Court clears way for random drawing to decide tied Virginia race
Republican David Yancey and Democrat Shelly Simonds attend a "take your legislator to school day" on Nov. 28 at Heritage High School in Newport News, Virginia.Julia Rendleman / The Washington Post via Getty Images
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A Virginia court on Wednesday rejected a legal challenge to its decision to count a contested ballot that tied a closely watched state House of Delegates race, clearing the way for election officials to randomly pick the winner in accordance with state law.
James Alcorn, the chairman of the Virginia Board of Elections, told NBC News on Wednesday the board will randomly select a winner in the tied House of Delegates race on Thursday morning after initially postponing the drawing in the wake of the legal challenge.
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The court in Newport News, Virginia, denied a motion filed in late December by Democrat Shelly Simonds, who was the initial winner in her 94th district race against Republican David Yancey after a dizzying recount.
Pieces of paper with each candidate's name on them will be cut into the same size and placed into two old film canisters Thursday. The canisters will then be placed in a large glass bowl. The bowl will be shaken and then Alcorn will pick the winner and another board member will open the canister with the loser's name.
He said the last time a Virginia House race was decided this way was in 1971.
Yancey, the Republican, had a 10-vote lead after the election on Nov. 7, but a recount completed weeks later resulted in a one-vote Simonds advantage, a result which would have marked the first time Republicans had not been in control of the Virginia House in nearly two decades.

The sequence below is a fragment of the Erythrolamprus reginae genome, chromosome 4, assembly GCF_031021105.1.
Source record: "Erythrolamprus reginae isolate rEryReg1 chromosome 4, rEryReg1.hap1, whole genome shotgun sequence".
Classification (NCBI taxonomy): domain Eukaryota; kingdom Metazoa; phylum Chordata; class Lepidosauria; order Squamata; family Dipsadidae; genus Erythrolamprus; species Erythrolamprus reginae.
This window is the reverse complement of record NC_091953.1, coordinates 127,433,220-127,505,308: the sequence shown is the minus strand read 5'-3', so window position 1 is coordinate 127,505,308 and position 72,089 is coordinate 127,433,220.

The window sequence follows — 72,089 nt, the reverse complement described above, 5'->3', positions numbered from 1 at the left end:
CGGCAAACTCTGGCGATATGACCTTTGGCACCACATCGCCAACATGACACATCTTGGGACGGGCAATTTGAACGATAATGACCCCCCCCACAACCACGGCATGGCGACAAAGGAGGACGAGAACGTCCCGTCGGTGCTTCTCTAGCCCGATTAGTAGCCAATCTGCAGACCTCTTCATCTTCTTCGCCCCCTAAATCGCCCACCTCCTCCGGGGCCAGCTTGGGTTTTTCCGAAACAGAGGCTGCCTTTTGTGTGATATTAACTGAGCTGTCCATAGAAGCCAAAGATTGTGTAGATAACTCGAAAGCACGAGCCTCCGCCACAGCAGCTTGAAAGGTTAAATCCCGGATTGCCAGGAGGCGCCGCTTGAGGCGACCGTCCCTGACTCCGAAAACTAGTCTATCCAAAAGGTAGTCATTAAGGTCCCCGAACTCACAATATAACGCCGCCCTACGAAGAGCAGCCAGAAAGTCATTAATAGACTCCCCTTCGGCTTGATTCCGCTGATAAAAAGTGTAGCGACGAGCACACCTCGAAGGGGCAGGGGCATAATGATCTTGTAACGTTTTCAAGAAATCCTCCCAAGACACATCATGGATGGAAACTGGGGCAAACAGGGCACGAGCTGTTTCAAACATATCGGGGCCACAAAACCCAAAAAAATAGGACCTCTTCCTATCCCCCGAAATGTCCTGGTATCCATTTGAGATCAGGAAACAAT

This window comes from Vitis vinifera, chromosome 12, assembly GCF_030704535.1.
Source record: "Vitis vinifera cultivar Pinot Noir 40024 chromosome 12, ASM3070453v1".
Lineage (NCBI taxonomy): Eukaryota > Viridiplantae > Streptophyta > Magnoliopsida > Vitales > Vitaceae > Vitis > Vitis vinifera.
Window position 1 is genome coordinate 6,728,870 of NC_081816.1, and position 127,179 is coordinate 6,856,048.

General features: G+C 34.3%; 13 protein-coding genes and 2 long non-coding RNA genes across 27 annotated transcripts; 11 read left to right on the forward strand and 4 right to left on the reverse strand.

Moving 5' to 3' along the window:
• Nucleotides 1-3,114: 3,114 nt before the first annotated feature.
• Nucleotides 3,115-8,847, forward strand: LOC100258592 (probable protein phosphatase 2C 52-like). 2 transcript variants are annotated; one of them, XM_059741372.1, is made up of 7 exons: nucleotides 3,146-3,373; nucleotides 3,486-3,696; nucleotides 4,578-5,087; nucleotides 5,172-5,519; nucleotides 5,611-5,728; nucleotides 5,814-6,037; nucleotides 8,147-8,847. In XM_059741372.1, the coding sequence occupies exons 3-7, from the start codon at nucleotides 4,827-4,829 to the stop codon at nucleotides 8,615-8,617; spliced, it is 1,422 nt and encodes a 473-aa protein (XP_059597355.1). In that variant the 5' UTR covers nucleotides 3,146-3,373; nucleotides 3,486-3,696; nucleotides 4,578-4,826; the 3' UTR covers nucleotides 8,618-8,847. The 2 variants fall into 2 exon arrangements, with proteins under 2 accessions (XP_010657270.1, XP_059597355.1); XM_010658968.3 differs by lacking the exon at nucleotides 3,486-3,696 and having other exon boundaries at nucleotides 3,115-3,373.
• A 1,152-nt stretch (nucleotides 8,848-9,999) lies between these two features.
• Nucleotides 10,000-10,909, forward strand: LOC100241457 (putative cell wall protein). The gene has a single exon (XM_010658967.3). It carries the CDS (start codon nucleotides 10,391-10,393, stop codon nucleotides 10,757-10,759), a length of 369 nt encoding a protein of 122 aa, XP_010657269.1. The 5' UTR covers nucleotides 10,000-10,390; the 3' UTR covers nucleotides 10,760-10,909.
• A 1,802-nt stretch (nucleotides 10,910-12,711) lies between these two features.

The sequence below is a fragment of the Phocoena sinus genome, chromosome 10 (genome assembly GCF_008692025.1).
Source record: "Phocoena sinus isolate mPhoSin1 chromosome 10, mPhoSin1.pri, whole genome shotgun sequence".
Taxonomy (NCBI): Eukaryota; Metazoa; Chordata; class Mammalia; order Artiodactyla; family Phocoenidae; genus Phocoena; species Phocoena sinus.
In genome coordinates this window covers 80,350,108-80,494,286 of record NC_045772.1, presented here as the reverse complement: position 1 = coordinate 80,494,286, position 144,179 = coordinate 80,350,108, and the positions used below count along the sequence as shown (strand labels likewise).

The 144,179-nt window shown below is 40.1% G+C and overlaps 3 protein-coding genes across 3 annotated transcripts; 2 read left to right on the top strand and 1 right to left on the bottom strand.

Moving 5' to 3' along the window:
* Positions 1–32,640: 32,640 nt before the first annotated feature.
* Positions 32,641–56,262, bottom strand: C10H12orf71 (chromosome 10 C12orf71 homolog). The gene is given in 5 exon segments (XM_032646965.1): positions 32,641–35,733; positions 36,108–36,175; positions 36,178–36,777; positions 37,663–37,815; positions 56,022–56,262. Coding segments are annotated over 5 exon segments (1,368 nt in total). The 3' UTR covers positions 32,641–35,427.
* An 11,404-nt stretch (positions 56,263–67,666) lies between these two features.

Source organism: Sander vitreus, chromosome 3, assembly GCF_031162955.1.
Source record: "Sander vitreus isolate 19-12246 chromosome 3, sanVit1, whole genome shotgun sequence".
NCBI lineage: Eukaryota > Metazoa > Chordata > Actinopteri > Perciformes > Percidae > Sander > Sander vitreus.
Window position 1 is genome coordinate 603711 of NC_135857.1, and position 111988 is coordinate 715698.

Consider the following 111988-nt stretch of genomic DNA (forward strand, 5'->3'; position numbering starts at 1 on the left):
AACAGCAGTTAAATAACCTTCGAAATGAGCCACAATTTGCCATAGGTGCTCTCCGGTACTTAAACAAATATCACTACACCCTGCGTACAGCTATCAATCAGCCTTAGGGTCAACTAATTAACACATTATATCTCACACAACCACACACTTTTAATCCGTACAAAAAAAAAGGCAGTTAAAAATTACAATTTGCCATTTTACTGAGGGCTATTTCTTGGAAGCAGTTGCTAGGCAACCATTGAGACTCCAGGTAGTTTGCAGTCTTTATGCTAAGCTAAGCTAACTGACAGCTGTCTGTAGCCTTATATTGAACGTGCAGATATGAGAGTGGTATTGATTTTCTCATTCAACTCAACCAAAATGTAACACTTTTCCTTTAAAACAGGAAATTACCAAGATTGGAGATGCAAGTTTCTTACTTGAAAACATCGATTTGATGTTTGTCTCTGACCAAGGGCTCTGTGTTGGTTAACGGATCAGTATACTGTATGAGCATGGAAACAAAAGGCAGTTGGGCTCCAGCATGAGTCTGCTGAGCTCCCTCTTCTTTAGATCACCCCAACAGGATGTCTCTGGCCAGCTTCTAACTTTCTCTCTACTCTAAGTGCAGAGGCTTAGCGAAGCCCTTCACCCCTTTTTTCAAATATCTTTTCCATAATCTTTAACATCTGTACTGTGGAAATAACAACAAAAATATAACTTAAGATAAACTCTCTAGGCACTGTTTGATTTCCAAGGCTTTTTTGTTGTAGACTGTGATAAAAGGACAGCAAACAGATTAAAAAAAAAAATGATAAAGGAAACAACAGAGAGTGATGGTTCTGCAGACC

However, a three-judge panel later nixed Simonds' win when it ruled that a previously discarded ballot, which had bubbles filled for both candidates with a slash mark through Simonds' name, should in fact have been counted for Yancey, giving each candidate 11,608 votes and placing control of the House back in play.
Simonds said she was dismayed by the court's decision, which did not allow her to appeal, but called for closure in the race before lawmakers are seated next week. She also requested that Yancey not request a second recount, which both candidates are allowed by law to do, if he loses the random drawing.
“I am disappointed by the court’s ruling, with which I disagree,” Simonds said in a statement. “However, I recognize that the people of the 94th District deserve to have representation on Jan. 10, and a second costly recount is not in their interest."
She added: "I respectfully ask Delegate Yancey to enter into a mutual agreement that the loser of tomorrow’s drawing will not request a second recount, contest the election in the House of Delegates, or pursue any other action challenging the result. I have no interest in delaying this process, and I hope Delegate Yancey and House Republicans agree.”
Parker Slaybaugh, a Virginia GOP spokesman, however, said that since state law allows both candidates a 10-day window to request a second recount, the incoming Republican speaker-designee Kirk Cox would want any possible recount to be settled before seating someone in the 94th District.
"We're not threatening to hold that up," he said. "What we're saying is Republicans are going to organize on Day One, even if it's 99 members."
Dartunorro Clark is a political reporter for NBC News.